Cybercrime is morbidly fascinating to me. Don't get me wrong, these guys are thugs and I have dedicated my professional life to squashing them like the cockroaches that they are. But I am fascinated by the fact that they run "real" businesses. They spend a ton of money on R&D. They fight fierce competition for market share. They have networking groups. They have strategic sales and marketing plans. They partner with affiliates who generate "sales" for them. They leverage technology. They have offices and full-time staff with health benefits. All business as usual. What's not so usual is that they have the added expense of paying off the local authorities and the added risk of spending their lives in jail. And for their troubles, they generate about 20% net profit.
Depending on who you ask, a business is generally considered healthy 10% - 15% net profit. So really, these guys only get an additional 5% in exchange for risking jail time. I was really surprised to learn that. I expected they were making a killing. But just like in our world, there is always someone willing to do the deed for less money, and it drives their profits down. Poor bastards. I'm crying inside.
Here's my point: these guys are very good at what they do. One of their more recent innovations that is landing them great success is ransomware. Oversimplified, this just means that they encrypt your important files so that you cannot use them, and then demand money if you ever want to see your files again. How serious is this problem? If you google "FBI says pay up" you'll see that our government now recommends negotiating with terrorists.
To be fair, they only recommend paying up as an absolute last resort. But there is a much better option: an ounce of prevention.
With the incredible success that these cyber-thugs are having, especially now that they have the FBI's blessing, ransomware isn't going away any time soon. In fact, it is simply evolving. It is increasingly harder to prevent, virtually impossible to repair (without paying the ransom), and rapidly proliferating.
An Ounce of Prevention is Worth a Pound of Cure
So what is this ounce of prevention? A sound data backup strategy. No matter how encrypted your files are, as long as you have a healthy backup, you can simply restore the non-encrypted files and move on.
But there is some small print. For starters, before you can restore from backup, you must remove the ransom-causing-virus from the offending computer. If you're connected to a network, and multiple people have access to shared files, it can be quite tricky to find the offending computer(s).
Your backup system needs to have the ability to restore from a specific point in time. Let's say your computer was infected on Monday, but you don't realize it. Monday night your automatic backup runs, backing up the encrypted files. Tuesday morning you try to restore your files. If you restore the files that were backed up Monday night, you will be restoring encrypted files that will do you no good. You'll need to restore the backup from Sunday night.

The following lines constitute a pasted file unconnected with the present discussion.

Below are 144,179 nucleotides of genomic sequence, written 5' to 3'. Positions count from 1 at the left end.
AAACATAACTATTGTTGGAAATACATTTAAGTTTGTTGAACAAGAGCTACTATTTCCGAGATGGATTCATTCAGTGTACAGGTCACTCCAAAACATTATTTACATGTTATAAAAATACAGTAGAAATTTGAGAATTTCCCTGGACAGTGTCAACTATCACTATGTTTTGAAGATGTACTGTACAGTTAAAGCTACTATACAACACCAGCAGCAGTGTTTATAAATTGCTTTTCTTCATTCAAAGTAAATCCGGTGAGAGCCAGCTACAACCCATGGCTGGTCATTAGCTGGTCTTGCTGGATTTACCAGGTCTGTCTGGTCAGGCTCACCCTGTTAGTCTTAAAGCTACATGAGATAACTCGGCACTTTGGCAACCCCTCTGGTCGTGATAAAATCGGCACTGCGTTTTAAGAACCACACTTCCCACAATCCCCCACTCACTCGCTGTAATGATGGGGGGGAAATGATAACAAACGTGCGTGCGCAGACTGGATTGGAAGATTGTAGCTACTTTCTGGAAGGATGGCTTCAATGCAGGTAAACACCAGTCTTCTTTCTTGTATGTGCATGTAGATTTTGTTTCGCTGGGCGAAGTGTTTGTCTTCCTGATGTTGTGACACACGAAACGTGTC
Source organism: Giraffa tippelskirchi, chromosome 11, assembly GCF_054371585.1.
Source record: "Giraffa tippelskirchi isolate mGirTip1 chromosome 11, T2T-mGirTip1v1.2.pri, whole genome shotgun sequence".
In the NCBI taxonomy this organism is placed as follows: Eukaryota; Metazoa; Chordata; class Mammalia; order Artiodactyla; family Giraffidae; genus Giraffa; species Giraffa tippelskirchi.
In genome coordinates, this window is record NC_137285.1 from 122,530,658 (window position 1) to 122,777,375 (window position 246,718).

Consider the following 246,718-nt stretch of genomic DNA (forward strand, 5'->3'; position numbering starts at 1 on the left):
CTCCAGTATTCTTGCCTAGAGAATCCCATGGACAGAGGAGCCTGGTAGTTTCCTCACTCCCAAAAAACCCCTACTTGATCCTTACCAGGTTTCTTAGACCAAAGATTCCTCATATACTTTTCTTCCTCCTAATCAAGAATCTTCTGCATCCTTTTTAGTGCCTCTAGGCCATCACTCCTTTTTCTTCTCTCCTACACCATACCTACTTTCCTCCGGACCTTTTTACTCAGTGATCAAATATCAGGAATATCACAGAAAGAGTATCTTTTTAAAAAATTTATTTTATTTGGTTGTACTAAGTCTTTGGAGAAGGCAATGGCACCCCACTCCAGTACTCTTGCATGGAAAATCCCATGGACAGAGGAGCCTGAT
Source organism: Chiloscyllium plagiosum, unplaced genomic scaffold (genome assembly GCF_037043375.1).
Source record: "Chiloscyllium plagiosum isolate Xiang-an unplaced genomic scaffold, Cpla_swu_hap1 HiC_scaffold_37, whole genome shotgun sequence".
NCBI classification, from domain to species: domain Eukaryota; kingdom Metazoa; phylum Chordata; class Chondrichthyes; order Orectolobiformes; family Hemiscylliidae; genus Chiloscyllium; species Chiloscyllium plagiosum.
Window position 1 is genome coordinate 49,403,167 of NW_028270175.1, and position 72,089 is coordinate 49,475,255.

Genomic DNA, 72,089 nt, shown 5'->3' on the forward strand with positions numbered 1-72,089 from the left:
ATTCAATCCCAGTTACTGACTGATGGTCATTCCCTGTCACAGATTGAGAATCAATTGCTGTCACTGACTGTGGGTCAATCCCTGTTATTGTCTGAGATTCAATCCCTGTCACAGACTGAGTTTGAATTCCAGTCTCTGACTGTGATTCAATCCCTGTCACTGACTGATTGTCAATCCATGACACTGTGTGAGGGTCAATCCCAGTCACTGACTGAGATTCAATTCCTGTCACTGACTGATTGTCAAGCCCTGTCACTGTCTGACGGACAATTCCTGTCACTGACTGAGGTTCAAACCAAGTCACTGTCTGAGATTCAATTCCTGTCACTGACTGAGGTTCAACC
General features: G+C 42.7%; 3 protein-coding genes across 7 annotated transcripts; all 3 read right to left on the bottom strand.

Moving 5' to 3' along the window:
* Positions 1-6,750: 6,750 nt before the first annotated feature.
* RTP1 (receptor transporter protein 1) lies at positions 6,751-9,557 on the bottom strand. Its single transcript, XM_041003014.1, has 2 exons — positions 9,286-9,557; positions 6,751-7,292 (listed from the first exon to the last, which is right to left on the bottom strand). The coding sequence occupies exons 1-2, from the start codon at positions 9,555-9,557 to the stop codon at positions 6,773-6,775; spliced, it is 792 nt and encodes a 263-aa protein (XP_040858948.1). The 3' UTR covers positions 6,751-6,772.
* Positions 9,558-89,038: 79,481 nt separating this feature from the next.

You did run a backup Sunday night, right?
This brings up a very critical point: backups must be monitored and verified daily. I can't tell you how many organizations I run into that tell me they have their data safely backed up. I ask them how they know and they point to an external hard drive attached to their server. I ask them when they last tested it, and they look at me like a deer in the headlights. In MOST cases, they have NEVER tested their backup. They don't even have reports to look at. So many times, when I dig a bit deeper, I find that the backup hasn't run successfully for days, weeks, or even months. It's like rolling out the red carpet for the bad guys. Me! Me! Pick me Mr. Bad Guy!
A good data backup is just about the only answer after you are hit with ransomware. But is that really prevention? I guess not. The sad story is that there is nothing that can absolutely guarantee you'll be ransomware free. But we can make the odds more in your favor. The bad guys are going to get someone. Your best bet is to make it happen to someone else. These guys are smart, but they are also lazy. They go for the low-hanging fruit. Here are some suggestions:
- Make sure you have good anti-virus software installed. And make sure it is always up to date!
- One anti-virus is good. Two is better. We require all of our clients to have a second-opinion anti-virus program on each computer.
- Secure your borders. Make sure you have a good firewall protecting your network, and that the security subscription is up to date. Just like the data backups, you need someone keeping their eyes on your firewall to know if it is doing its job. Who is watching your firewall?
- Anti-spam. Spam is not just annoying, it is the carrier of many virus attacks. Don't cheap-out on this one. The built in spam filter for Office365 is not good enough.
- Keep software up to date. Your operating system (Microsoft Windows) and all 3rd party applications (Adobe Reader, Flash, Java, etc.) need to be patched regularly. Who is responsible for this in your organization? How do you know it's actually happening? If you can't answer that, fix it fast.